PMCCPMCCPMCC

Search tips
Search criteria 

Advanced

 
Logo of aapspharmspringer.comThis journalToc AlertsSubmit OnlineOpen Choice
 
AAPS PharmSciTech. 2007 March; 8(1): E50–E55.
Published online 2007 January 26. doi:  10.1208/pt0801007
PMCID: PMC2750442

Formulation development and in vitro and in vivo evaluation of membrane-moderated transdermal systems of ampicillin sodium in ethanol: pH 4.7 buffer solvent system

Abstract

The objective of the present study was to develop membrane-moderated transdermal systems of ampicillin sodium and to evaluate them with respect to various in vitro and in vivo parameters. The membrane-type transdermal systems were prepared using a drug with various antinucleant polymers— hydroxypropyl methylcellulose (HPMC), methylcellulose (MC), cellulose acetate phthalate, chitosan, sodium alginate (SA), and sodium carboxymethylcellulose—in an ethanol: pH 4.7 buffer volatile system by the solvent evaporation technique with HPMC as the rate-controlling membrane for all the systems. The swelling properties of the polymers were studied, and drug-polymer interaction studies were performed. The patches were subjected to various physicochemical studies, in vitro release studies, permeation studies, and skin irritation studies. The best patch among the formulations was selected for further in vivo studies. Compared to the other patches, SA exhibited the highest moisture content at 16%; a 21% moisture uptake was found with MC. The release and permeation of the drug from the SA patch was found to be the maximum. The in vivo study of the SA patch exhibited a peak plasma concentration Cmax of 126 μg/mL at Tmax 4 hours. Hence, it can be concluded that hydrophilic ampicillin sodium can be developed as a transdermal delivery system with SA that is an alternative to intravenous administration and has minimal adverse effects.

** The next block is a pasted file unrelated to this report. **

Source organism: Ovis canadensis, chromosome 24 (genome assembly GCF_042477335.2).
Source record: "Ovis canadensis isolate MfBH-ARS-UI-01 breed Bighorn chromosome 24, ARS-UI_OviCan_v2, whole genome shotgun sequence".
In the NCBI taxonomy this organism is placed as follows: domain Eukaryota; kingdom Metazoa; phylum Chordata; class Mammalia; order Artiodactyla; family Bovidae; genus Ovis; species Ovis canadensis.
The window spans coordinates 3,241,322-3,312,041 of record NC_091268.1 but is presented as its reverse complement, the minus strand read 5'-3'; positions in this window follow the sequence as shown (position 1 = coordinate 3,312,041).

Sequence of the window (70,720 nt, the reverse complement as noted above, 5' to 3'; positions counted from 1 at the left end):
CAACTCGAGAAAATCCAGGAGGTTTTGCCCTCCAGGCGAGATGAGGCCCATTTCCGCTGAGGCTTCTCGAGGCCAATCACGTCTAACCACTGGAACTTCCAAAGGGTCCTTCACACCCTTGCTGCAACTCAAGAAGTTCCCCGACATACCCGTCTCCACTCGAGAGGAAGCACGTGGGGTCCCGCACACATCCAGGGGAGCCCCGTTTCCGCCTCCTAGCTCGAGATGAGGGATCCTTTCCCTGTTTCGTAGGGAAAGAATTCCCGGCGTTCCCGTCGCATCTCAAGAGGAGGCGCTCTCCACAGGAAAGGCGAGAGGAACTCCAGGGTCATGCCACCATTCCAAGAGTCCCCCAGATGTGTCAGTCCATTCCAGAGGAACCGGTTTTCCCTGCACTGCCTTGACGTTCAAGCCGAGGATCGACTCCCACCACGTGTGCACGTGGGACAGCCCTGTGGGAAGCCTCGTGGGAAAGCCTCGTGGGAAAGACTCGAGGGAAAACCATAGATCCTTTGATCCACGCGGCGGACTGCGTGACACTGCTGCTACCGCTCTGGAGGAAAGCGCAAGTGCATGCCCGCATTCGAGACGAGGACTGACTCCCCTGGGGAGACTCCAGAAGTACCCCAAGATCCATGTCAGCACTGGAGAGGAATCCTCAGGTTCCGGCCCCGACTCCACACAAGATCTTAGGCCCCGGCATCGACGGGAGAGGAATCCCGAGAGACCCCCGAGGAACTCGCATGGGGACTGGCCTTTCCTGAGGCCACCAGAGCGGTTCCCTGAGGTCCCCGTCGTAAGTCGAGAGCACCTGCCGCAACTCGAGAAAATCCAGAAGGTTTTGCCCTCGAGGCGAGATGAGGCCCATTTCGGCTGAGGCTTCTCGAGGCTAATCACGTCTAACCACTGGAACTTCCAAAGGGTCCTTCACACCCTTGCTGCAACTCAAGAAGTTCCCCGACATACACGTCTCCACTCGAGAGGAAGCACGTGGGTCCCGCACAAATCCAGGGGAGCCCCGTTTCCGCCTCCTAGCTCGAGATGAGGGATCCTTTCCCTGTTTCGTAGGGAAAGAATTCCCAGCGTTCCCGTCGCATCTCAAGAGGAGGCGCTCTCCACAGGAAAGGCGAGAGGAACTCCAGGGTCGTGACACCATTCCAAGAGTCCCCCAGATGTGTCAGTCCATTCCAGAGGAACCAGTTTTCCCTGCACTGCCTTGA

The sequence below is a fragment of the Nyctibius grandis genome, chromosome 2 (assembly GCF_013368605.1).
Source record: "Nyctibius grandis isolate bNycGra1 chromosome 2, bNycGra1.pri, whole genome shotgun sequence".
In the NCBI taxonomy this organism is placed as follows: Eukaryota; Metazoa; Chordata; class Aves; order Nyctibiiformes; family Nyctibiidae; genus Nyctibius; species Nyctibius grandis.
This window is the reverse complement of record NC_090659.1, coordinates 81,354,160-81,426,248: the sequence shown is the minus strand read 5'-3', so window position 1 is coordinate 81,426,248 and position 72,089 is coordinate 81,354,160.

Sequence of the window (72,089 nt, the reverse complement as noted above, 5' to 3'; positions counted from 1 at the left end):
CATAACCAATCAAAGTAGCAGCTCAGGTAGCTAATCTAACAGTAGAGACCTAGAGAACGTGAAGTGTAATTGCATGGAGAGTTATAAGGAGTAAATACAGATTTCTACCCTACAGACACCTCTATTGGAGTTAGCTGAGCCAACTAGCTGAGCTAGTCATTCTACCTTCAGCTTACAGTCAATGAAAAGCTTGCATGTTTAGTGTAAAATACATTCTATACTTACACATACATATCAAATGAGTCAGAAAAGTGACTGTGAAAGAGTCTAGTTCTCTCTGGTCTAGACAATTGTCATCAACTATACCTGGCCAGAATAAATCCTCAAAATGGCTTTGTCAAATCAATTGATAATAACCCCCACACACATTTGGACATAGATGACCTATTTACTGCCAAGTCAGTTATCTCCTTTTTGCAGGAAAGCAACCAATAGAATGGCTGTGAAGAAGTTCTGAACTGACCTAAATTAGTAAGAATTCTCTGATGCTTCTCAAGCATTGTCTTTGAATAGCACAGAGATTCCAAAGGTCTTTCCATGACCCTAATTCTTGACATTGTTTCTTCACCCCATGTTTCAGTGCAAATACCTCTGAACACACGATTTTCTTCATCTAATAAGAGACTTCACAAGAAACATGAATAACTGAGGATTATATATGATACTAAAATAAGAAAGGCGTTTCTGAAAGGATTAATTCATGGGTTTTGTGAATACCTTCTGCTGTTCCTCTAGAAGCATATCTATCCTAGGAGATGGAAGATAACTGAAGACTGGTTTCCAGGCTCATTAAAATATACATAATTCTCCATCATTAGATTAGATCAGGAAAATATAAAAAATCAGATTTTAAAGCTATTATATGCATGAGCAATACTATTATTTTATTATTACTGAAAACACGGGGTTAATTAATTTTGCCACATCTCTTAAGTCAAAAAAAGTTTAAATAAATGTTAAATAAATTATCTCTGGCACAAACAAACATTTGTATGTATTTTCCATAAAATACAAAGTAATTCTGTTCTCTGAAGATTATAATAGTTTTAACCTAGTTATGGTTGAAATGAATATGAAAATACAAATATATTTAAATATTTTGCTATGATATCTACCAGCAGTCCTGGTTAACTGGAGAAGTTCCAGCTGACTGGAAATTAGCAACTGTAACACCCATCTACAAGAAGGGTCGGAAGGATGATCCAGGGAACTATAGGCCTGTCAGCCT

Keywords: Membrane controlled, hydrophilic polymer, swelling ratio, hydrophilic drug, in vivo study

Full Text

The Full Text of this article is available as a PDF (180K).

Selected References

These references are in PubMed. This may not be the complete list of references from this article.
1. Oliyai R, Lindenbaum S. Stability testing of pharmaceuticals by isothermal heat conduction calorimetry: ampicillin in aqueous solution. Int J Pharm. 1991;73:33–36. doi: 10.1016/0378-5173(91)90097-8. [Cross Ref]
2. Carafa M, Marianecci C, Lucania G, Marchei E, Santucci E. New vesicular ampicillin-loaded delivery systems for topical application: characterization, in vitro permeation experiments and antimicrobial activity. J Control Release. 2004;95:67–74. doi: 10.1016/j.jconrel.2003.10.022. [PubMed] [Cross Ref]
3. Ahren IL, Karlsson E, Forsgren A, Riesbeck K. Comparison of the antibacterial activities of ampicillin, ciprofloxacin, clarithromycin, telithromycin, and quinupristin/dalfopistin against intracellular non-typeableHaemophilius influenzea. J Antimicrob Chemother. 2002;50:903–906. doi: 10.1093/jac/dkf221. [PubMed] [Cross Ref]
4. Rasheed A, Ravichandran V, Kohli DV. Ampicillin prodrugs: amide conjugates from amino acids, peptide and ampicillin. Pharmazie. 1999;54:857–858. [PubMed]
5. Mandell GL, Douglas RG, Bennett JE, editors. Principles and Practice of Infectious Diseases. 3rd ed. New York, NY: Churchill Livingstone; 1990. pp. 240–242.
6. Acred P, Brown DM, Turner DH, Wilson MJ. Pharmacology and chemotherapy of ampicillin—a new broad-spectrum penicillin. Br J Pharmacol Chemother. 1962;18:356–369. [PubMed]
7. Harmoinen J, Vaali K, Koski P, et al. Enzymatic degradation of a beta-lactam antibiotic, ampicillin, in the gut: a novel treatment modality. J Antimicrob Chemother. 2003;51:361–365. doi: 10.1093/jac/dkg095. [PubMed] [Cross Ref]